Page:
Oracle® Client Libraries: Why They are Important for Your Business
"Why should I use an Oracle® ODBC driver that uses the Oracle® client libraries, when I have seen other drivers on the Web that connect directly to Oracle® and whose vendors claim are faster, easier to deploy and administer and so on?"
This is a interesting question, and according to the claims made by some vendors, it would seem that using the Oracle® client libraries provide no benefits. As is often the case with database access though, it is important to look past the marketing and consider the actual technologies in use. You need to understand the implications of not using the client libraries for your business’s current and future access to your Oracle® server.
This diagram compares a client-based ODBC driver architecture with a non client-based one:
Background: Why Oracle® Developed the Client Libraries
Those of you who were in the IT industry before the rise of the Internet, will remember the chaos that was networking, and how the solution to that chaos was the production of layered protocol stacks. Each layer in that stack had a well defined and clean set of tasks and responsibilities and a well defined and understood interface to the layer above. One very popular example of this was the OSI 7 layer model. The lowest layer (Physical) talks to the network interface, the next layer (Data Link) uses the Physical layer and provides error correction, flow control and synchronisation. Above that, the next layer (Network) provides switching and routing and so on up the layers. One of the reasons this layered approach works so well is that each layer has a clearly defined set of tasks, and only needs to concern itself with those tasks. The other powerful advantage of this model is that one layer can be replaced without altering the others, so, for example, if token ring networking is used instead of ethernet, only the Physical and perhaps Data Link layers are affected. This provides the stability and reliability that is required for any network application.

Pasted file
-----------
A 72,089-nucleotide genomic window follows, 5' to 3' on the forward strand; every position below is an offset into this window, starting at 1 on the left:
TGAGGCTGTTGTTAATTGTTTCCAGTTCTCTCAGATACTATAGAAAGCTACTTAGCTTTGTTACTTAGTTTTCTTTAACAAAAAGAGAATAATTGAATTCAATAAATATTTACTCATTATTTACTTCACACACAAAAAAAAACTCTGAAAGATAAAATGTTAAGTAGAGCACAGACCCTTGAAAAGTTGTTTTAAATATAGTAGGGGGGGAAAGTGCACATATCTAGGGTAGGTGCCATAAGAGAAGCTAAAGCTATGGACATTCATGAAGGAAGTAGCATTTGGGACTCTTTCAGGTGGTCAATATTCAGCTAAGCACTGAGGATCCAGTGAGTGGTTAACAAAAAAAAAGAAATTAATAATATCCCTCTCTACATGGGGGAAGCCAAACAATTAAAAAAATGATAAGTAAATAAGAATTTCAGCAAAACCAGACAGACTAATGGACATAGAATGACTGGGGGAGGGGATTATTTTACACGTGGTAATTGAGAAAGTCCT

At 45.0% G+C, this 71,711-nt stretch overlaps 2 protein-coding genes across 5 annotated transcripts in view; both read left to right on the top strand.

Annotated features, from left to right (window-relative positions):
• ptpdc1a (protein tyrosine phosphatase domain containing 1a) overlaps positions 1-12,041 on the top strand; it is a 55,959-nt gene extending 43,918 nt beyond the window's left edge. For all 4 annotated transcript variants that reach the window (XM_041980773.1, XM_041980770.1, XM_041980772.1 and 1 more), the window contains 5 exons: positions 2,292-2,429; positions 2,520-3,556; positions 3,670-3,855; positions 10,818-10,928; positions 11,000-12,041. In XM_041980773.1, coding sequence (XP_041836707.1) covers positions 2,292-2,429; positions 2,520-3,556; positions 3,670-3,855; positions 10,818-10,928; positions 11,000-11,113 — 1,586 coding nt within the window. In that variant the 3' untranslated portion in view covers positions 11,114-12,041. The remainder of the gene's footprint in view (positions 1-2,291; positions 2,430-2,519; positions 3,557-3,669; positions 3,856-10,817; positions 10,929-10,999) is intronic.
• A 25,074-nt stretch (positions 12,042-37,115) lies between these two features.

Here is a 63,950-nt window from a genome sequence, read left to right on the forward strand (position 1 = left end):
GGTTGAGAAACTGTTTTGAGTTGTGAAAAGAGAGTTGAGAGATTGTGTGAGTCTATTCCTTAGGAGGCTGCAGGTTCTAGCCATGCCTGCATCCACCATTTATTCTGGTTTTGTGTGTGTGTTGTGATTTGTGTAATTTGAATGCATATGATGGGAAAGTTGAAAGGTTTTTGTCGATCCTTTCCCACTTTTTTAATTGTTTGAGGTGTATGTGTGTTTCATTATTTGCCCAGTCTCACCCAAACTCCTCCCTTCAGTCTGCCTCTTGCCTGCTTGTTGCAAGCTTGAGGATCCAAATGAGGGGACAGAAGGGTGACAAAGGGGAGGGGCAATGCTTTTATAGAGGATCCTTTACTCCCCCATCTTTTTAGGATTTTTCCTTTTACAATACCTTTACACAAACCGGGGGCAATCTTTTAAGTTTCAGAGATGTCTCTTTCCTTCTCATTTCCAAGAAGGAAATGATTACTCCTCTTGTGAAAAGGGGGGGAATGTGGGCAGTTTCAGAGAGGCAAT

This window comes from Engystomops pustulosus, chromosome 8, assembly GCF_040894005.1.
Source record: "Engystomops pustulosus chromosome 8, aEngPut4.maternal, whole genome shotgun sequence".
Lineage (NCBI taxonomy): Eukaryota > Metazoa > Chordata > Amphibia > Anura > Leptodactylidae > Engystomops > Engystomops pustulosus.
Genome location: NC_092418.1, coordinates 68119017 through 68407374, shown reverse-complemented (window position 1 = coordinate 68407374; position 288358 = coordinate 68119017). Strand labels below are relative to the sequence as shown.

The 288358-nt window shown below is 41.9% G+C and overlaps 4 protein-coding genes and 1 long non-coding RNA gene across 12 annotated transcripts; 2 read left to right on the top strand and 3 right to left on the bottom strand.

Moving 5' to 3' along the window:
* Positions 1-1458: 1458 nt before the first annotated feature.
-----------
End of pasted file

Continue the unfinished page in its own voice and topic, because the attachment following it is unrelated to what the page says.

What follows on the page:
The relevance of this digression into networking history is that the set of problems the OSI model was designed to solve are just as valid today as they were in the past. It is just the same set of problems that the Oracle® engineers set out to solve with the design of the Oracle® client libraries and the layers beneath. The entire Oracle® network model is built on the idea of nested protocol layers, each with a clear task and clean interface. At the top is the Oracle® Call Interface (OCI). Moving down the layers, we eventually get to the equivalent of the physical layer, which may be part of the client operating system. This provides the actual interface to the physical network hardware.